AA significantly increased the colon weight/body weight compared with the control group (P=0.004). On the other hand, treatment with nebivolol (5 and 10 mg/kg/day) and sulfasalazine significantly reduced colon weights compared with the AA group (P=0.004). However, the reduction by sulfasalazine was highly significant compared with nebivolol 5 and 10 mg/kg/day (P=0.004). The results of the nebivolol 5 mg/kg/day and nebivolol 10 mg/kg/day groups showed a highly significant difference (P=0.004) ([Table 2] and [Figure 2]).
Table 2 Effects on colon weight/body weight (mg/g) in rats of different groups of AA-induced colitis

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Figure 2 Effects on colonic weight/body weight ratio in AA-induced ulcerative colitis in rats. Values are represented as mean±SD for a group of six rats each. *P<0.05 (significant),**P<0.01 (highly significant), (a) compared with the control group, (b) compared with the AA group, (c) compared with N(10), (d) compared with S, and (e) compared with N5. AA, acetic acid; N, nebivolol; and S, sulfasalazine.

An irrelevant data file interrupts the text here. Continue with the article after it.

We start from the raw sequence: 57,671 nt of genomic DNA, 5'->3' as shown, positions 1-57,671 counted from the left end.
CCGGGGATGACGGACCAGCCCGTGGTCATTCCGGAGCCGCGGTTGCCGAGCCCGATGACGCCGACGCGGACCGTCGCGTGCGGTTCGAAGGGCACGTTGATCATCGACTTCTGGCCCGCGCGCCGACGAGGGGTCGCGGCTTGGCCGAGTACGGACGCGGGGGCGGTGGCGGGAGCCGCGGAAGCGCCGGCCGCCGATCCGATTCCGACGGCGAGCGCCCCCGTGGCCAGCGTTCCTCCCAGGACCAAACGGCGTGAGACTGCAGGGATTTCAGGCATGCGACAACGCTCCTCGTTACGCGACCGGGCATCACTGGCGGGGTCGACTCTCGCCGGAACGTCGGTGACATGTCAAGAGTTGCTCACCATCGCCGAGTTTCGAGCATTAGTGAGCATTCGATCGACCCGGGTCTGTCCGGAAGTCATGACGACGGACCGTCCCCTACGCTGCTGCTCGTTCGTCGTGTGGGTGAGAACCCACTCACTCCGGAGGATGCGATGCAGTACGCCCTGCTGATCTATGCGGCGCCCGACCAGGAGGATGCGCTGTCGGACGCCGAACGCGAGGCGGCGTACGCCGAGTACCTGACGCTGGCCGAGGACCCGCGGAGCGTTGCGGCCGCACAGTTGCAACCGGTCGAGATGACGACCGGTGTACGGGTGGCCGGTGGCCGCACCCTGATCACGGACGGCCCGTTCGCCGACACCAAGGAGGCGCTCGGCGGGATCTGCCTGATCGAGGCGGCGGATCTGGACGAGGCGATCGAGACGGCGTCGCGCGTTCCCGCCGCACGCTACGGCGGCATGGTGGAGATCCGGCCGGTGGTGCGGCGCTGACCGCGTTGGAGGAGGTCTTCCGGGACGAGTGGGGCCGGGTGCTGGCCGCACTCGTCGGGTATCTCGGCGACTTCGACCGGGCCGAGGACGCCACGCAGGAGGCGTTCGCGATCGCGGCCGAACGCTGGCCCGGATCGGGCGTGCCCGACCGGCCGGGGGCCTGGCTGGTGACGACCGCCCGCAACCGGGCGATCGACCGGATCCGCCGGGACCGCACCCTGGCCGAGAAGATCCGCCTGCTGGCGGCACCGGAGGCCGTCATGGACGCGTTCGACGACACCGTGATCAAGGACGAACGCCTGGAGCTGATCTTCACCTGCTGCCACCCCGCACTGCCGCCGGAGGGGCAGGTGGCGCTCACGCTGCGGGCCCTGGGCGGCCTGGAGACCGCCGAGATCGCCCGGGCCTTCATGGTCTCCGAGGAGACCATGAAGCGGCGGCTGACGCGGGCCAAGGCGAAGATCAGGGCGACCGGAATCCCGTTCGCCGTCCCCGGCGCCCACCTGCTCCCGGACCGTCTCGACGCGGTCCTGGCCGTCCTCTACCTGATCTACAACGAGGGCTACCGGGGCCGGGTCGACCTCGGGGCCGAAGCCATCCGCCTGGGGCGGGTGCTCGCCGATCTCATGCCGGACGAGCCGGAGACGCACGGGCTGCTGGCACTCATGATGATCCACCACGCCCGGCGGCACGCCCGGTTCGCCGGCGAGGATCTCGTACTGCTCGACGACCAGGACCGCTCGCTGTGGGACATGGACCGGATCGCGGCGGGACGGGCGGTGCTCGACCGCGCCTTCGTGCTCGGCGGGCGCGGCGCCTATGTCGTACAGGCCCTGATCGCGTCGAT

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Effects on histopathological changes

The macroscopic findings of all groups were emphasized by their histopathological examinations ([Figure 3]). The histopathological scoring of all groups is illustrated in [Table 3]. The histopathological scoring of the AA group was significantly increased compared with the control group (P=0.002), whereas that of the nebivolol-treated (10 and 5 mg/kg/day) and sulfasalazine-treated groups were significantly decreased compared with the AA group (P=0.003). The results of the nebivolol 5 mg/kg/day and nebivolol 10 mg/kg/day groups showed a highly significant difference (P=0.002). In addition, a highly significant difference was found between the sulfasalazine and the nebivolol 5 mg/kg/day groups (P=0.003). Meanwhile, no significant difference was found between the results of the sulfasalazine and the nebivolol 10 mg/kg/day groups (P=0.6).